Happy Halloween, everyone! Appropriately enough, my latest review is of Russian author Sergei Lukyanenko’s Night Watch, the first installment in a tetralogy of novels about a parallel reality in which the agents of Light and Dark (read: vampires, magicians, shape-shifters, witches, etc.) must maintain a delicate balance or risk the destruction of the world. It’s a rather lot of fun.
My review was published on Reviewing the Evidence, here, and the full text is below.
First published in Russia in 1998 and later adapted in a popular film in 2004, Sergei Lukyanenko’s vastly entertaining novel Night Watch introduces readers to a parallel reality (centered in Moscow) in which good and evil constantly struggle to maintain a fragile truce, the disruption of which would literally mean the end of the world. This parallel realm, the Twilight, is visible only to Others–vampires, witches, magicians, shape shifters, and even particularly adept computer programmers–who have all pledged their allegiance to either the Light or the Dark. Light and Darkness monitor each other’s activities by way of their espionage-style agencies or “watches” (The Night Watch monitors the Dark Ones, and vice versa). While average people go about their days, the Others in both watches have their own responsibilities, namely complex operations and missions which might incrementally shift the balance, once and for all, to one triumphant morality.
Without any preamble or exposition, Lukyanenko drops the reader into a remarkably complex world with remarkably complex rules, histories, and problems. The three interconnected novella-length stories which comprise the novel–all narrated by the disillusioned but still idealistic systems analyst and low-level magician Anton Gorodetsky–are chronological, but there are significant time lapses between each tale. Rather than disrupting the narrative, these gaps actually reinforce the reality of this world: the characters all have lives and pasts that exist outside of the bounds of the novel.
The first story, “Destiny,” is by far the best, following Anton as he faces off with rogue vampires, identifies a young Other who isn’t yet aware of his own remarkable powers, and attempts to dispel a curse which, if left unchecked, has the potential to ignite another world war. The tale’s twisty storyline and fast pace have the feel of a particularly entertaining episode of an action-drama on TV: there’s romance, there’s danger, there’s an epic roof-top battle between dark magicians and hostage-taking vampires–when suddenly everything resolves itself quickly and cleanly, if a bit ironically.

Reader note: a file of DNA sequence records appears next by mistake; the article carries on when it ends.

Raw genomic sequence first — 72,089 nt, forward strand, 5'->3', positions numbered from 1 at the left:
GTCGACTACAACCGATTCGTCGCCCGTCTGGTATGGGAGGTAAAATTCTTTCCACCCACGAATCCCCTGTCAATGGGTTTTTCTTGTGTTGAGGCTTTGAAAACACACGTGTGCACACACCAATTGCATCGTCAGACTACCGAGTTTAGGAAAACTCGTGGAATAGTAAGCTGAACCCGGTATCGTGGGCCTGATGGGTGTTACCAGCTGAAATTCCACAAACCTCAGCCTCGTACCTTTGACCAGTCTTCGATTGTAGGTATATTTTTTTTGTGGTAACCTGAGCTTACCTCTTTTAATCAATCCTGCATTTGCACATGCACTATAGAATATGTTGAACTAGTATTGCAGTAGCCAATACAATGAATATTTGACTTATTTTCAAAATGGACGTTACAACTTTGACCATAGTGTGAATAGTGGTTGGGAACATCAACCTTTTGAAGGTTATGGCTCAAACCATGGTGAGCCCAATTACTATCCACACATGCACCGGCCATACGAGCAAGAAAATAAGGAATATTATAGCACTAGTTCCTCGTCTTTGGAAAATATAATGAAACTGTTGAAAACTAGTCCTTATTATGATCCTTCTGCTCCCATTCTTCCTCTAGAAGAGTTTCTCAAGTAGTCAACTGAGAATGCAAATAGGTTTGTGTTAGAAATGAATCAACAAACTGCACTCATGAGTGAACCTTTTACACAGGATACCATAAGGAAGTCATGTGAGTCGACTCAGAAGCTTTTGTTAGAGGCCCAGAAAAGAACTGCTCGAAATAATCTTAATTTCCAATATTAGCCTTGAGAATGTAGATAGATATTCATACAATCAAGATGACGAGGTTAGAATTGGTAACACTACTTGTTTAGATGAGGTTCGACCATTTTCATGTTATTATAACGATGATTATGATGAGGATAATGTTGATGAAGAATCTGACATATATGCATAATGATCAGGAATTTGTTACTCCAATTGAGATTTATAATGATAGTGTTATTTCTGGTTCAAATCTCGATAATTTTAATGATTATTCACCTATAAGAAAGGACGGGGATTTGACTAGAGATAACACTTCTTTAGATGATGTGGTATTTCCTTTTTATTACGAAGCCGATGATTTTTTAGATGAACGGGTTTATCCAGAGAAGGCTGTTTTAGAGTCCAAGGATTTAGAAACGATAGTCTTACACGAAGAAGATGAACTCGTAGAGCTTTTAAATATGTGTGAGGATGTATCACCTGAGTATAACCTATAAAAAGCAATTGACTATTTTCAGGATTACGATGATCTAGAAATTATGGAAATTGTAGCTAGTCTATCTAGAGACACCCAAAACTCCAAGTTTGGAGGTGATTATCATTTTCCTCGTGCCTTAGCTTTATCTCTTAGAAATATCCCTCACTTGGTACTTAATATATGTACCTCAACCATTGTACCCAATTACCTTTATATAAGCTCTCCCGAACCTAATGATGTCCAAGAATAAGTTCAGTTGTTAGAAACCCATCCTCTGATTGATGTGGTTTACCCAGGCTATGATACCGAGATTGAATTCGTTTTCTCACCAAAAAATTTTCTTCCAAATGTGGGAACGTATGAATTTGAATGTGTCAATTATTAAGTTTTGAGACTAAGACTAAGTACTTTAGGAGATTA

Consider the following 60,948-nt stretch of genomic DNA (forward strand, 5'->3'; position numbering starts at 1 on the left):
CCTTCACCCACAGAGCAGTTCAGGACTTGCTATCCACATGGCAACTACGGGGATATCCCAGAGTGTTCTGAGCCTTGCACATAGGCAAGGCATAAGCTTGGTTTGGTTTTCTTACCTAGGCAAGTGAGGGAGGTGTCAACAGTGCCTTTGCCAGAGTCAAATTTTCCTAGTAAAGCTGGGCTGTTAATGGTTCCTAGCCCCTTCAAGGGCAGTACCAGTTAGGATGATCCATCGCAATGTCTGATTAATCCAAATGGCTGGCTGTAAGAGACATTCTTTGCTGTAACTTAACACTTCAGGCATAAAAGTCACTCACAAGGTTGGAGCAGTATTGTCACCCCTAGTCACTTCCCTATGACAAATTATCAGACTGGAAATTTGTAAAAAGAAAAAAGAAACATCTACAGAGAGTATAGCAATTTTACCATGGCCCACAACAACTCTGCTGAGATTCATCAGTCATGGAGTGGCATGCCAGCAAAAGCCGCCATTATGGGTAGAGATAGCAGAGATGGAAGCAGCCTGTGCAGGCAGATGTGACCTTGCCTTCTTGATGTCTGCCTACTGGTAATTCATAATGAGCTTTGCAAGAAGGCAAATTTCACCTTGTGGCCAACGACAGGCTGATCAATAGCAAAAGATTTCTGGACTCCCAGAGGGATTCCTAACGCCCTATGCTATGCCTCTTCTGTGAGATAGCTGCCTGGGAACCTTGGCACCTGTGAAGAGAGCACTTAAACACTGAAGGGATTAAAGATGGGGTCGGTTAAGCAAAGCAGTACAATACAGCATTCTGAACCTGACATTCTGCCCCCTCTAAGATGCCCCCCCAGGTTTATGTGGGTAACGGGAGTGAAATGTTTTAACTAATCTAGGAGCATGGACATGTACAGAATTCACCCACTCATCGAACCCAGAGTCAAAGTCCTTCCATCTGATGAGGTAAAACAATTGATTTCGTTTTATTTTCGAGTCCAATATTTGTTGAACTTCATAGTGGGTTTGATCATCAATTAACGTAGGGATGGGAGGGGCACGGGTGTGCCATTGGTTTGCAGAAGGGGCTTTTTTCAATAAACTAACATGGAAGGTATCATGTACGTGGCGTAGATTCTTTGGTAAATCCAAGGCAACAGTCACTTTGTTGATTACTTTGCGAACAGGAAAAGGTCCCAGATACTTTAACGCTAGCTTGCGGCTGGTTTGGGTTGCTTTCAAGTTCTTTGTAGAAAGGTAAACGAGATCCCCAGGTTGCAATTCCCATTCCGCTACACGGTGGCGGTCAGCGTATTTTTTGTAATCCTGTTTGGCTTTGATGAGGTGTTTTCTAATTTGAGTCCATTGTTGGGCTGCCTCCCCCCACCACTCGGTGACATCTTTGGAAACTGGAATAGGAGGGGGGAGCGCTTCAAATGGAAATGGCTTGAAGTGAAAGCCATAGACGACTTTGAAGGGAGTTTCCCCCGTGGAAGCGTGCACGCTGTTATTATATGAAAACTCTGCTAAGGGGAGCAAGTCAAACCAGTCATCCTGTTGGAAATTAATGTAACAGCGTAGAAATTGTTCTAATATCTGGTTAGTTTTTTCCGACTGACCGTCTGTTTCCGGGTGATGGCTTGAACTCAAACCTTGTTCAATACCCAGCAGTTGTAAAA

“Destiny” is followed by “Among His Own Kind,” in which Anton is wrongly accused of murdering several dark magicians and, in order to clear his name, has one night to track down a ‘Maverick’ Light One on a homicidal rampage in Moscow. Among His Own Kind picks up threads of the the previous story, while upping the ante for action and creatively employed magical sleights of hand.
Unfortunately, Lukyanenko loses steam in the last story, “All For My Own Kind,” in which Anton spends far too much time lamenting the concessions that the Light must make in order to maintain the cosmic balance (apparently Communism failed due to a “little compromise with the Darkness”), and moaning about the futility of trying to save humanity from itself. (There’s also an excess of insipid Goth song lyrics throughout this installment.)
Nevertheless, with its labyrinthine storylines and abundance of fantastical creatures, this layered morality tale certainly delivers for the Halloween season. And avid fans will be able to further immerse themselves in the Twilight if they so wish: Night Watch is the first in a tetralogy of novels which follow Anton and other characters through their continued misadventures.